If you are considering filing for bankruptcy in Florida, you may have a lot of questions about how the process works, what types of debts you might be able to eliminate and how it might affect your credit, among related concerns. When it comes to bankruptcy, however, there is a lot of misinformation out there, and learning how to separate fact from fiction can help you decide whether filing is the right choice for you. At Kingcade Garcia McMaken, we have a firm understanding of how bankruptcy works, and we have helped countless clients navigate through the process and regain control over their finances.
Florida small business owners struggling with overwhelming debt may find that a Chapter 7 bankruptcy, also known as a straight bankruptcy, is a good option. This is especially true when personal assets are tied to a business. As Fox Business explains, Chapter 7 is particularly appropriate for sole proprietorships since the sole proprietor and the business are one and the same. However, Chapter 7 also is appropriate for any business if there is no hope that it can be reorganized and its debts paid over time.
If you are a Florida resident considering filing bankruptcy as a way to discharge your debts, you likely have substantial credit card debt that is contributing to your problem. Credit card debt usually is discharged in a Chapter 7 bankruptcy. However, Bloomberg recently reported that under Section 523(a)(2)(C)(I) of the Bankruptcy Code, there is a presumption against discharge of any debt you owe to a single credit card company that was used to purchase consumer goods exceeding $675 or if you made these charges within 90 days of filing bankruptcy.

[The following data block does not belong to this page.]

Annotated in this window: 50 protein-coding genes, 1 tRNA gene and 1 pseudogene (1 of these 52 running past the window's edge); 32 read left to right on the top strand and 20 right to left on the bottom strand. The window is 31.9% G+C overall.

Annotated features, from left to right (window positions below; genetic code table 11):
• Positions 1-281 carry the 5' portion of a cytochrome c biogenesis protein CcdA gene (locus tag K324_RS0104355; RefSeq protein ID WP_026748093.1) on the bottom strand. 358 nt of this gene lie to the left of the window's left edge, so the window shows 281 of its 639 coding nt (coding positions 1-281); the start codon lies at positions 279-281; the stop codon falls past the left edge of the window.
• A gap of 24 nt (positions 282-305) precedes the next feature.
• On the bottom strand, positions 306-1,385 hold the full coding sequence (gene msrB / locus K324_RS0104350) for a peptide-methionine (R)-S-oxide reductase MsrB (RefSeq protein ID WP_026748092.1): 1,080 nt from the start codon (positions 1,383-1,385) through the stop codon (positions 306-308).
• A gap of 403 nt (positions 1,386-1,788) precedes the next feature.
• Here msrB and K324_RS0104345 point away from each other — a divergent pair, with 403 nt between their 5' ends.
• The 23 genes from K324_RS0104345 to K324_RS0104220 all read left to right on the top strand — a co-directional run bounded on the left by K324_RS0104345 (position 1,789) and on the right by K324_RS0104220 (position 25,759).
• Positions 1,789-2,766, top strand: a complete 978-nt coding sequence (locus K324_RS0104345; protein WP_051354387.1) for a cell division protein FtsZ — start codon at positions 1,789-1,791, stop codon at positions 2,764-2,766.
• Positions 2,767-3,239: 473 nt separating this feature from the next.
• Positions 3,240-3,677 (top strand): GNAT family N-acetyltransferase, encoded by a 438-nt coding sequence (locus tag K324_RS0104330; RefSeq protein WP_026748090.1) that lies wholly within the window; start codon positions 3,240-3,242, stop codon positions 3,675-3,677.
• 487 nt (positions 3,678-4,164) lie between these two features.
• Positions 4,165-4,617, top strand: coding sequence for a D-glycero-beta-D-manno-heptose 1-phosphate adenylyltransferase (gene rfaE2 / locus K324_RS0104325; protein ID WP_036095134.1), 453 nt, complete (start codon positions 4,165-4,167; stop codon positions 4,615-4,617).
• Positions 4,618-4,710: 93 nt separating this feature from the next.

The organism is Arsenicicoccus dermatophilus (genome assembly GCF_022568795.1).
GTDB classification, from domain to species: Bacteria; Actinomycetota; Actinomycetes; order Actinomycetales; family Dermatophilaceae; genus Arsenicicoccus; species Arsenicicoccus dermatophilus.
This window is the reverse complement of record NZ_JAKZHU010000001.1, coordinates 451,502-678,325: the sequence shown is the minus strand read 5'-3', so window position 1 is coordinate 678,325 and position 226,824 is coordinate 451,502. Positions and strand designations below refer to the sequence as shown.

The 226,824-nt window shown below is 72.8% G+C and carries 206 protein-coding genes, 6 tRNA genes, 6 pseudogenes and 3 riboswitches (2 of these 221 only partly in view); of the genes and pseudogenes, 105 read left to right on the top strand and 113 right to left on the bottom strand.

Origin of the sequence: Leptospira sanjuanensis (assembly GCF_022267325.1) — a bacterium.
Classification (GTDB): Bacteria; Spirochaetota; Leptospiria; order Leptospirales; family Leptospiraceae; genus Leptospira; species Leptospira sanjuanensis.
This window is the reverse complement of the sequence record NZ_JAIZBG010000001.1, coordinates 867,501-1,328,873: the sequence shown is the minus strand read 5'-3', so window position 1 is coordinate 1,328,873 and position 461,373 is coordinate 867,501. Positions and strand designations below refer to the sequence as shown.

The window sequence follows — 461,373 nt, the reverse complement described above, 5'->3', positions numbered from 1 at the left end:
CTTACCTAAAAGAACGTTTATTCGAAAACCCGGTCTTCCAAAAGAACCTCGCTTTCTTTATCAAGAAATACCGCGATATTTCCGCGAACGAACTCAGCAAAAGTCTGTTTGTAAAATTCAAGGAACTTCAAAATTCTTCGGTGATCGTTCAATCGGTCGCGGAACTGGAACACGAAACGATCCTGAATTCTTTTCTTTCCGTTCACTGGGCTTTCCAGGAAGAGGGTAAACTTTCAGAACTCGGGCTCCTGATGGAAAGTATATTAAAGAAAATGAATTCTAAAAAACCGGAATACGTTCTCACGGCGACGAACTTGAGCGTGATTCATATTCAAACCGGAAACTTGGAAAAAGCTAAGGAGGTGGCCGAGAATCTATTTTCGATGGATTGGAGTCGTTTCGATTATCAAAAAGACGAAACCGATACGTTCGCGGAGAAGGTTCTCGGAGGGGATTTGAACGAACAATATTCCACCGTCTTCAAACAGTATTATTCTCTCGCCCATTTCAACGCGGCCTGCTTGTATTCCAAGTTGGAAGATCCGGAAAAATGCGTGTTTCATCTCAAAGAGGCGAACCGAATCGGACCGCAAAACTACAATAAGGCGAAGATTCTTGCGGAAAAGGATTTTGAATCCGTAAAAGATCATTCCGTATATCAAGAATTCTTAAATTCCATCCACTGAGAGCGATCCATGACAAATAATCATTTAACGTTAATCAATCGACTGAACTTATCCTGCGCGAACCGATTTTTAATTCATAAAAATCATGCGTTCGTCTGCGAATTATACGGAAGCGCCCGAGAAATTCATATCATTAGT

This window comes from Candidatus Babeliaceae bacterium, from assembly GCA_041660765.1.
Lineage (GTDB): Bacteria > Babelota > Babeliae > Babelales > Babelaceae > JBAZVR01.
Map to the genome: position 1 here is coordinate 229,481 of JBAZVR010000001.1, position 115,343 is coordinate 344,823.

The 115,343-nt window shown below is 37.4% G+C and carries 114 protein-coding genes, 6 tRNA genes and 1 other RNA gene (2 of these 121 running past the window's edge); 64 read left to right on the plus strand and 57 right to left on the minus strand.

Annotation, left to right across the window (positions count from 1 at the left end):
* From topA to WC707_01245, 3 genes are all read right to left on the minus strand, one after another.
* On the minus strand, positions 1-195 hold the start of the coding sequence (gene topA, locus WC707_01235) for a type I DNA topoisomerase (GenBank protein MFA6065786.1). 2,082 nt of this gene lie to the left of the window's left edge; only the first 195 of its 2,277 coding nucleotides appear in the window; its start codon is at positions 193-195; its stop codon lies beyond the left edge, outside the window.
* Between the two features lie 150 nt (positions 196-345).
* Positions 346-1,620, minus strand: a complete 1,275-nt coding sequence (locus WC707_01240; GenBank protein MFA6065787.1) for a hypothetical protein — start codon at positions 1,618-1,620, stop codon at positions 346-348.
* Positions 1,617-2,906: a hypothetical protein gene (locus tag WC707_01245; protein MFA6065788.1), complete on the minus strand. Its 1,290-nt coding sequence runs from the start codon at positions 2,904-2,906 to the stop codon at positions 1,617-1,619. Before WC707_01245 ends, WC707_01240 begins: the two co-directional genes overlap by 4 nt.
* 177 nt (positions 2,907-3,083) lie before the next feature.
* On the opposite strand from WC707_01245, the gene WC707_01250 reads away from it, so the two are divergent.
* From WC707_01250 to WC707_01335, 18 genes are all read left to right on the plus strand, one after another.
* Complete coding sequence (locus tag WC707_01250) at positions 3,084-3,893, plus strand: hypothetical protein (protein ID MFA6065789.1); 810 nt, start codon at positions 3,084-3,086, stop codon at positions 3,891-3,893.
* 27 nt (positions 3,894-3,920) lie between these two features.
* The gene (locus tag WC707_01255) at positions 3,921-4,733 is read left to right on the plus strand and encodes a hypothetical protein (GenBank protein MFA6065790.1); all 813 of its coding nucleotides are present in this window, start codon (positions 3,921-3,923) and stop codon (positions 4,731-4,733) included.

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Once an individual facing serious financial difficulties makes the important decision to seek the protection provided by personal bankruptcy, he or she will immediately be confronted by another important decision. Specifically, they'll need to decide whether their fresh financial start will come courtesy of Chapter 7 or Chapter 13 bankruptcy.
Last time, our blog discussed how those who are filing for Chapter 7 or Chapter 13 bankruptcy will more than likely be entering uncharted territory, such that they have little to no familiarity with the hearings, the parties or even the terms.
Once the important decision to file for either Chapter 7 or Chapter 13 bankruptcy is made, individuals may soon find themselves in unfamiliar territory, attending proceedings, encountering parties and hearing terms that are all entirely foreign to them.
There is perhaps no better feeling for those who have made the decision to file for Chapter 7 or Chapter 13 bankruptcy than the day their discharge becomes official. Indeed, this means they are no longer under any legal obligation to pay the specified debts while their creditors are forbidden from taking any collection actions.
Last week, our blog spent some time discussing how those who discount bankruptcy as an option owing to the size of the filing fees might want to reconsider their position due to the availability of both fee waivers and installment payments.
In our last post, we discussed how the first budget proposal released by President Trump earlier this month contained a provision calling for bankruptcy filing fees to be increased by almost $150 million "to ensure that those that use the bankruptcy court system pay for its oversight."